Study Finds Long-Term Safety and Efficacy in Psoriatic Arthritis Treatment

Biologic agent golimumab effective over 5-year span in treating disease symptoms and improving quality of life.

Biologic agent golimumab effective over 5-year span in treating disease symptoms and improving quality of life.

A recent study finds the biologic anti-tumor necrosis factor-α (TNF) agent golimumab to maintain its efficacy and safety over a 5-year span for the treatment of the arthritic and dermatologic symptoms of psoriatic arthritis (PsA).

The study, published online on April 19, 2014, in Annals of the Rheumatic Diseases, evaluated golimumab in 405 randomized PsA patients. The patients had active PsA, defined as 3 or more swollen and tender joints and active psoriasis.

The patients were also naive to anti-TNF therapy, with plaque psoriasis that included a qualifying lesion diameter equal to or greater than 2 cm regardless of therapy with disease-modifying antirheumatic or nonsteroidal anti-inflammatory drugs.

The researchers randomly assigned patients into 3 groups that received subcutaneous placebo, 50 mg of golimumab, or 100 mg of golimumab every 4 weeks through 20 weeks. Following 24 weeks, all of the patients received 50 mg or 100 mg of golimumab. Over the 5-year span, 126 patients discontinued treatment.

The study found at least a 75% improvement in the Psoriasis Area and Severity Index (PASI75) at the 5-year mark in 60.8% to 72.2% of patients with baseline psoriasis involving 3% or more of the body surface area. The treatment was also found to improve nail psoriasis severity.

The researchers noted clinically meaningful improvements in physical function and health-related quality of life scores. Increasing the dose of golimumab yielded an approximately 44% improvement in the PASI scores.

The study found treatment with golimumab led to meaningful improvements in physical function, enthesitis, dactylitis, and skin manifestations, with more than 60% of patients achieving PASI75 improvement after 5 years. There were minimal changes observed in radiographic scores from baseline to year 5, which suggests a long-term effect of golimumab in inhibiting radiographic progression, the researchers noted.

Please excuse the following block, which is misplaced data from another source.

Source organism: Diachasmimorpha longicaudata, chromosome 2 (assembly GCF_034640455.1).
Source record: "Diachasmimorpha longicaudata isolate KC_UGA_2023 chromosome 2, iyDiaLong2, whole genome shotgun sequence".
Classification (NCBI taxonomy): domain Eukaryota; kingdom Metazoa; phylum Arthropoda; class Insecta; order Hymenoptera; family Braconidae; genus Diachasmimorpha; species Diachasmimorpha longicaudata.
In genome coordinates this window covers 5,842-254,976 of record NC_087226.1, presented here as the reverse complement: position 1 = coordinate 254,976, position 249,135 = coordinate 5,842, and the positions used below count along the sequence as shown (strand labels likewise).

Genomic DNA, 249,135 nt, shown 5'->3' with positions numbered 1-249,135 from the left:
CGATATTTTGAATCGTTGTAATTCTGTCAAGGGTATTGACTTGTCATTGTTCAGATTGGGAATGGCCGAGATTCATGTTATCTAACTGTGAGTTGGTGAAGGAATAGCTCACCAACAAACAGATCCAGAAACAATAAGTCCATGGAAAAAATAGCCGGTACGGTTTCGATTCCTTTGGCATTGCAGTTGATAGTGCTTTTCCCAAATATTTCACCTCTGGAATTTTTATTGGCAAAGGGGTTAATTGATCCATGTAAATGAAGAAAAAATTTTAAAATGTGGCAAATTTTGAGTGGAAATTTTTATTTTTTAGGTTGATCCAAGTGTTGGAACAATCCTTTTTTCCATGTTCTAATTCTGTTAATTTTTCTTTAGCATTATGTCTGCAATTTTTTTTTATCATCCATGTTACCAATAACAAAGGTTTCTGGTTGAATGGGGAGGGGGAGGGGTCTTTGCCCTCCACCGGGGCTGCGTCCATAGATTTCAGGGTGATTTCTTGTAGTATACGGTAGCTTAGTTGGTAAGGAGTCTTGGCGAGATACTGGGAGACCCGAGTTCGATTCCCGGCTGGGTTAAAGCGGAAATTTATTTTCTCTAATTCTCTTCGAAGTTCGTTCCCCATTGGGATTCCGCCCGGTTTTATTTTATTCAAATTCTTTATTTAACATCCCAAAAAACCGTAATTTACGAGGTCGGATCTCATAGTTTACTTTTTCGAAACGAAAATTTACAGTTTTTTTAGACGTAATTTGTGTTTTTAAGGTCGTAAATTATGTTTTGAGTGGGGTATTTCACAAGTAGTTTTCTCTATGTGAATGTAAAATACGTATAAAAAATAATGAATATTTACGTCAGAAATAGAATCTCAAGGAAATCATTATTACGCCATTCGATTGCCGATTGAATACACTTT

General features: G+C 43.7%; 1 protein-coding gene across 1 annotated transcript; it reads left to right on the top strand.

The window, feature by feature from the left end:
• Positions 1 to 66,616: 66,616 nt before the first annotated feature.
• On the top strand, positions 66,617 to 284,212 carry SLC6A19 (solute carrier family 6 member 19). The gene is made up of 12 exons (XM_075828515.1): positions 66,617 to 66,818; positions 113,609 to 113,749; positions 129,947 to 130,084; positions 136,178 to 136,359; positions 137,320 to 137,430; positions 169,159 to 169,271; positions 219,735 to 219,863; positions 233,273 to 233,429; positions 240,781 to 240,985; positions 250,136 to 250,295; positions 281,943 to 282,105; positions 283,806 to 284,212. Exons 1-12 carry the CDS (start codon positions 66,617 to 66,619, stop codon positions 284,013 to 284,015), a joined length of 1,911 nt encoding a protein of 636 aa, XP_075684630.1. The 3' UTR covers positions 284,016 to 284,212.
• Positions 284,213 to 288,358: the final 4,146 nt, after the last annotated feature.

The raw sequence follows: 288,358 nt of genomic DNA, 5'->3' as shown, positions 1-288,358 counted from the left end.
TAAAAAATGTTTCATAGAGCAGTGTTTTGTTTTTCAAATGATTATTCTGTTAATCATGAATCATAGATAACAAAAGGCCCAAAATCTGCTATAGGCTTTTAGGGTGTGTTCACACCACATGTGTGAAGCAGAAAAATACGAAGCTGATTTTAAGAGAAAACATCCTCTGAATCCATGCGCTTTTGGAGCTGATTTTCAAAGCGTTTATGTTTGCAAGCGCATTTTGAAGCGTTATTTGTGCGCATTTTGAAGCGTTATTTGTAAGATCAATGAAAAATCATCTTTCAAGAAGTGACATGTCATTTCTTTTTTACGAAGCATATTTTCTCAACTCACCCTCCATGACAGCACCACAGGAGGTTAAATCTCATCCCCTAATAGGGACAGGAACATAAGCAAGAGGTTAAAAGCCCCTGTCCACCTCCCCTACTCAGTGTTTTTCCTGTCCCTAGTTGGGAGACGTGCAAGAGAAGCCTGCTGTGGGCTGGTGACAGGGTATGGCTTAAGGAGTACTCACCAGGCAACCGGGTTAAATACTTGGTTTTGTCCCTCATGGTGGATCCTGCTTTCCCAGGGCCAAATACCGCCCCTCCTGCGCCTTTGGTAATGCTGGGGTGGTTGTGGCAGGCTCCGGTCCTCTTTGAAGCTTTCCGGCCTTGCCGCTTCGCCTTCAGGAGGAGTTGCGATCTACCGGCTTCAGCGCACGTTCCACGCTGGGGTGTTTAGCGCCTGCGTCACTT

There were no meaningful differences found in the efficacy or safety outcomes between 50 mg and 100 mg doses of golimumab, other than a limited number of patients who developed opportunistic infections in the 100-mg group.

Serious adverse events included 10 patients with basal cell carcinoma; 5 patients with myocardial infarction; 3 patients with cholelithiasis; and 2 patients each with breast cancer, abscess, cellulitis, pneumonia, arthritis, intervertebral disc degeneration, upper abdominal pain, vomiting, tibia fracture, accidental death, chest pain, and superficial thrombophlebitis. Serious infections developed in 15 patients over the course of the study across treatment groups.

The combination of the sustained clinical and radiographic efficacy and safety of the treatment was found to be consistent with other anti-TNF agents used to treat PsA.

“Golimumab dose escalation occurred in approximately one-quarter of randomized patients and, given low discontinuation rates due to lack of golimumab efficacy, likely reflects a treat-to-target therapeutic approach in patients with residual disease activity,” the study authors wrote.